An Incident at the Funeral — Part Two

The mourners and their companions were moving, slow forms, some black, some pale, in the cemetery, like risen ghosts. The afternoon was high and the day brilliant in spring. A breeze moved languidly in their midst, like a bored and lazy spirit, redolent with the scent of the season of rebirth. That was, for those souls who had not already wearied of bereavement and numbed to the import of events, a contrast of some painful piquancy, and Victoria’s parents were at their weeping again as they moved to the dark gash in the earth that would shortly swallow the pathetic remains of what had soon been their daughter. Her father clutched her mother with both his arms in a strange kind of sideways and desperate embrace as he walked crookedly forward; she with her head bowed mouselike and fearful in her handkerchief, he with his plump red face bent ahead, his prim mustache trembling, his dark shining eyes fixated monomaniacally at the open grave. Victoria’s uncle moved behind them, a vague hand on the single piece of his sister’s shoulder that projected beyond the fattish form of his brother-in-law. He felt the grief welling up in him again, but somehow could not cry. His eyes were hot and dry in his head. He tried to swallow.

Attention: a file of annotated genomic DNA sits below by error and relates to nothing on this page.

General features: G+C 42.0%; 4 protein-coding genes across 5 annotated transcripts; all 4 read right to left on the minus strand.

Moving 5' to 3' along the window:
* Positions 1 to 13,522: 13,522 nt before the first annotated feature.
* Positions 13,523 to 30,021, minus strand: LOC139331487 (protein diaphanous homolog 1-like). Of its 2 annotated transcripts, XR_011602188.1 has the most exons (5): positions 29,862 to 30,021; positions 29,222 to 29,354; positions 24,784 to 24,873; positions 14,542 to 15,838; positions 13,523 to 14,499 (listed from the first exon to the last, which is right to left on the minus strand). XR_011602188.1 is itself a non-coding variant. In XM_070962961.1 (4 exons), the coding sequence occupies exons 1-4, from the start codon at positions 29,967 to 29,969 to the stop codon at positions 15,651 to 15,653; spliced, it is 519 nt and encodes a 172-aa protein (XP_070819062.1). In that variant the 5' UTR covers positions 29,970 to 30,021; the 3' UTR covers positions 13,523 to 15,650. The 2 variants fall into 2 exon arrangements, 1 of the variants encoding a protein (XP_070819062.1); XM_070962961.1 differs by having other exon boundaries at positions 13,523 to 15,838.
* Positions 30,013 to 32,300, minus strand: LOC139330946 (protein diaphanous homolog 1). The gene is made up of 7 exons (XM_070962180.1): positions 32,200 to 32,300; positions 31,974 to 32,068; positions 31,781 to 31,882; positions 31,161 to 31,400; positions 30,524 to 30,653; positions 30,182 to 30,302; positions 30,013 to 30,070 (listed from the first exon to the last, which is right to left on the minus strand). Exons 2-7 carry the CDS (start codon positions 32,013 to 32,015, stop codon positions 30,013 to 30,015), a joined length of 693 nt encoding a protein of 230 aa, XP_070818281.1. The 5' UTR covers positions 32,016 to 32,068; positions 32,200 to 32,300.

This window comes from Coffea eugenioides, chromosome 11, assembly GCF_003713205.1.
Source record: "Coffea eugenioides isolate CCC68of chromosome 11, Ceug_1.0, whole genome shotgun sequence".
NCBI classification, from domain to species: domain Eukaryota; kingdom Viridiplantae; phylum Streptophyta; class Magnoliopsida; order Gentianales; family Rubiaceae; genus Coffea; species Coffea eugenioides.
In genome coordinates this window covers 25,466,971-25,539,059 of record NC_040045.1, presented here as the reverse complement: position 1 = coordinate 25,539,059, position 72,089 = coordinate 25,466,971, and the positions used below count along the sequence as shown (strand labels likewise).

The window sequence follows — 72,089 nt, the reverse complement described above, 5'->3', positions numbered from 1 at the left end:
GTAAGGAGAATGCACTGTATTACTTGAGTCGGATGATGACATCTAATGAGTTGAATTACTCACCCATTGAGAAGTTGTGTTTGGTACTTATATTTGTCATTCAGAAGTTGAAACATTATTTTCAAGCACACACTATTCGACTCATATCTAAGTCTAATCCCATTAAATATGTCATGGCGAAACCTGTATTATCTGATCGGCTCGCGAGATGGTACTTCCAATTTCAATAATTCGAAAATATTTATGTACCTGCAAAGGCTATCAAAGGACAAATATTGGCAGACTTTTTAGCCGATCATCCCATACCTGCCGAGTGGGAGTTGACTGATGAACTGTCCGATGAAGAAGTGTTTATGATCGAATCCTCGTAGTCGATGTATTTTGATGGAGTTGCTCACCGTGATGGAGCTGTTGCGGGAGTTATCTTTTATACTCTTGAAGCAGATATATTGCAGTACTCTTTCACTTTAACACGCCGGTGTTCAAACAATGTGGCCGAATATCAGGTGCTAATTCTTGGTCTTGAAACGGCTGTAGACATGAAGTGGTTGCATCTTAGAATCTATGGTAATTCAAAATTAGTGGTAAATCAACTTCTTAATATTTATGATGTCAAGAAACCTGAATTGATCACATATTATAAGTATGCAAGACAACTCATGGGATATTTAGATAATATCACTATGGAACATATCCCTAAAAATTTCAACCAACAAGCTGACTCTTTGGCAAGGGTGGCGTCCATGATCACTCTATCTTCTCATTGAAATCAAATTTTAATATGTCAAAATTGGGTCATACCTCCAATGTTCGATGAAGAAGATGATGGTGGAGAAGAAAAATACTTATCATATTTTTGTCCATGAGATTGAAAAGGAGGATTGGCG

They gathered like egrets about the gap. This space in the earth, torn therefrom by some great machine — no longer human hands to prepare this final bed for the rest of heaven’s child, but a great metal beast disanimate and soulless, ostensibly ruled by some man who had become but the limb and auxiliary of its mechanic purposes. The coffin, itself framed by no human hands, but by a robotic production line in some monstrous factory, was lowered gently down. The body of the girl that rode within it, this lass who had died in a remote hospital room, with no company but her sleeping roommate and the glaring lights of the machine known mockingly as life support — her lifeshorn body dressed by the gruff, careless hands of strangers and prepared for the grave by men inured to the sight of death and long indifferent thereto — this cold cadaver sank to its final repose, its blood to ash, its flesh to dust. And this, the single fleeting moment at which death would touch upon life, save in the ghosts of memory, themselves to be later vigorously expunged, as they might be, by psychiatric visitations and distractions galore and futile tricks for “moving on,” to regain some of that transient complacency which is supposed somehow to make up the shield and armor of life. Death, made obscene to a society entire, peaked out from that crack in the earth, a gross and shameful face behind a curtain, and leered for a moment into the souls of those present; but even here the shutters were well nigh closed in those hearts and the windows almost shut. Victoria’s uncle winced: the coffin jostled as it struck its berth.